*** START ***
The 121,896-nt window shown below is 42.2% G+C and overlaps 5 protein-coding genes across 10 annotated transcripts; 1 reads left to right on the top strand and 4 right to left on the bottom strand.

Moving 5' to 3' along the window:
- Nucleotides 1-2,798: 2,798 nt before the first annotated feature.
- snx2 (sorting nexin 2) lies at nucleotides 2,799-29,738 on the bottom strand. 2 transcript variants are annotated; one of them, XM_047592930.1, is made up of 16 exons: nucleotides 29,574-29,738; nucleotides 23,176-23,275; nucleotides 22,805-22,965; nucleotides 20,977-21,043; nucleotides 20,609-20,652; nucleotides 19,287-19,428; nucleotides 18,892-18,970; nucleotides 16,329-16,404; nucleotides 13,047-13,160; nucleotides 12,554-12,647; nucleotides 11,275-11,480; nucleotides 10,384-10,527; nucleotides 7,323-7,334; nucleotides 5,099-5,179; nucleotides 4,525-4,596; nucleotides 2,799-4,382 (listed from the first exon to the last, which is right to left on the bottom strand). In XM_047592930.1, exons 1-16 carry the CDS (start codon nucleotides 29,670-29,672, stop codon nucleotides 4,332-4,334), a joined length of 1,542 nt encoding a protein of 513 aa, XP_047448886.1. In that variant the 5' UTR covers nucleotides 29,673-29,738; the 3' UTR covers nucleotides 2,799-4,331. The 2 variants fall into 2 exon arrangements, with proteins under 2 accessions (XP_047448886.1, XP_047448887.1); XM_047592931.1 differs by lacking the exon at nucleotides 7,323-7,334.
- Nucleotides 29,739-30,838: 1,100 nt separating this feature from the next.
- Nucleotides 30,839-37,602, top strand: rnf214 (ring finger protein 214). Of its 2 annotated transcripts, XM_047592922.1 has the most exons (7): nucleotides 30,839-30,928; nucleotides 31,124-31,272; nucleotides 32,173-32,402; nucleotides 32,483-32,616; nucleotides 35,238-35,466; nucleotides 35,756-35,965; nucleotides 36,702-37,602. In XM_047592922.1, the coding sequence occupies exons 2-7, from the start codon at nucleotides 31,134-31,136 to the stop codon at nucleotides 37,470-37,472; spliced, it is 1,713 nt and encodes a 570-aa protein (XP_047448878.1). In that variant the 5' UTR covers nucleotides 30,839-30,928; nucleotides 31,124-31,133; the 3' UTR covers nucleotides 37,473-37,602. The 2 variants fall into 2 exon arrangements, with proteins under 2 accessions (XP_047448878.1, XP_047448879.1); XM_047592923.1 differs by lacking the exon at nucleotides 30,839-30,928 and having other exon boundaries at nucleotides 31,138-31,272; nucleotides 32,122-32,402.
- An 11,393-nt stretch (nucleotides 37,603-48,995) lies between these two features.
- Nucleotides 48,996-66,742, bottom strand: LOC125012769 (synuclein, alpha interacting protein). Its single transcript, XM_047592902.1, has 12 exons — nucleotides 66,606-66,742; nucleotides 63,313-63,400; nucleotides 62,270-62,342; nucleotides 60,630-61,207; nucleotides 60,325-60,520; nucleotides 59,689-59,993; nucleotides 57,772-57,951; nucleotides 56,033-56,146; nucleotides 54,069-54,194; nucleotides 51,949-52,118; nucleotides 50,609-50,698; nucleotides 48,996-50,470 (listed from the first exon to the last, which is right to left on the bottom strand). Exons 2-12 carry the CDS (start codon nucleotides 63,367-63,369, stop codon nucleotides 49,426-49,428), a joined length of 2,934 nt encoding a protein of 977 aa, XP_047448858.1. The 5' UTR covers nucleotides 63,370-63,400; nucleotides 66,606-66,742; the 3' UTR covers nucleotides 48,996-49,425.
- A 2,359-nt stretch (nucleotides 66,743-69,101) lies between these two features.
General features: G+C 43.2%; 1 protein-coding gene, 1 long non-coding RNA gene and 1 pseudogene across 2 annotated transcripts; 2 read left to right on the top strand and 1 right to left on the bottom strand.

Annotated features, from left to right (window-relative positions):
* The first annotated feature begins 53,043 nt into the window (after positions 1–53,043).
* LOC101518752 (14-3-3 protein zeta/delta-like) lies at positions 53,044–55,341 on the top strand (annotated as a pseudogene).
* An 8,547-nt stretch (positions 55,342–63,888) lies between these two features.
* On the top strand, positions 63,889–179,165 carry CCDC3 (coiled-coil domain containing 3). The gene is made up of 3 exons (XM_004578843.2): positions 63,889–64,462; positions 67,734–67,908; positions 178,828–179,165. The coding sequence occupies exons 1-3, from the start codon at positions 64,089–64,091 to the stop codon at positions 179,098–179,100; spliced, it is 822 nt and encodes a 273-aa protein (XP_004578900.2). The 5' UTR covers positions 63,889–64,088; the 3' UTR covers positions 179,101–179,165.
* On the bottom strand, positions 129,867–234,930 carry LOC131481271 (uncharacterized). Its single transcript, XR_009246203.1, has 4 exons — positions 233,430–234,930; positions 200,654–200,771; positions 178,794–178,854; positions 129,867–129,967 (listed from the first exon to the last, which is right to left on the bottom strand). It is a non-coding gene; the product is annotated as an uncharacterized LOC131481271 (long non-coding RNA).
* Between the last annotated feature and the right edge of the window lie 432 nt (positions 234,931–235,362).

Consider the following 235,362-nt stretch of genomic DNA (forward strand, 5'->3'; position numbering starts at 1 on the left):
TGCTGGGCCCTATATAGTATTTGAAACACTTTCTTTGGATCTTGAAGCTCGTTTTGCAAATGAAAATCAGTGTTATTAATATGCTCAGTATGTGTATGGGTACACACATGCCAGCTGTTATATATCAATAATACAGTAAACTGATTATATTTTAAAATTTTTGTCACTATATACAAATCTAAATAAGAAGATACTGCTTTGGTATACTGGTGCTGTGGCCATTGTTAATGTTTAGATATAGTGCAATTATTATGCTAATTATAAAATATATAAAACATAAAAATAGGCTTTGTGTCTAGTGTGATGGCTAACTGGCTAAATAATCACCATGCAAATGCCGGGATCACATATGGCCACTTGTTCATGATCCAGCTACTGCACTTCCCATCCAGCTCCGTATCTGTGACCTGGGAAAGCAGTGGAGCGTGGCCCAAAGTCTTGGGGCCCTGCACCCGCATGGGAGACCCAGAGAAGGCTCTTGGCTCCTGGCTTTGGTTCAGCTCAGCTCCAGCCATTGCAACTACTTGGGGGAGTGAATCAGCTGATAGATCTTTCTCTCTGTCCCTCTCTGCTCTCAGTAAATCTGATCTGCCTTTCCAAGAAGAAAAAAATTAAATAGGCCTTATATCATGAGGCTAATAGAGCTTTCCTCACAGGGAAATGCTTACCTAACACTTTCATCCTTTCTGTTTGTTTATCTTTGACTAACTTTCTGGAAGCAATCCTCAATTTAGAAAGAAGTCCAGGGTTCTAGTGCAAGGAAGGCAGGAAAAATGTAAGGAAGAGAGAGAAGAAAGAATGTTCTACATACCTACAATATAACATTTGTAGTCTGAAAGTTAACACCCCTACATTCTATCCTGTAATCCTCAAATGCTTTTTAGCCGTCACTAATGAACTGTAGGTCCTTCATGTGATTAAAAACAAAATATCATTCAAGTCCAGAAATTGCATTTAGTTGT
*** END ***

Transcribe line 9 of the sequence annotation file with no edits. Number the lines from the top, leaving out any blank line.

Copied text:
- A 2,359-nt stretch (nucleotides 66,743-69,101) lies between these two features.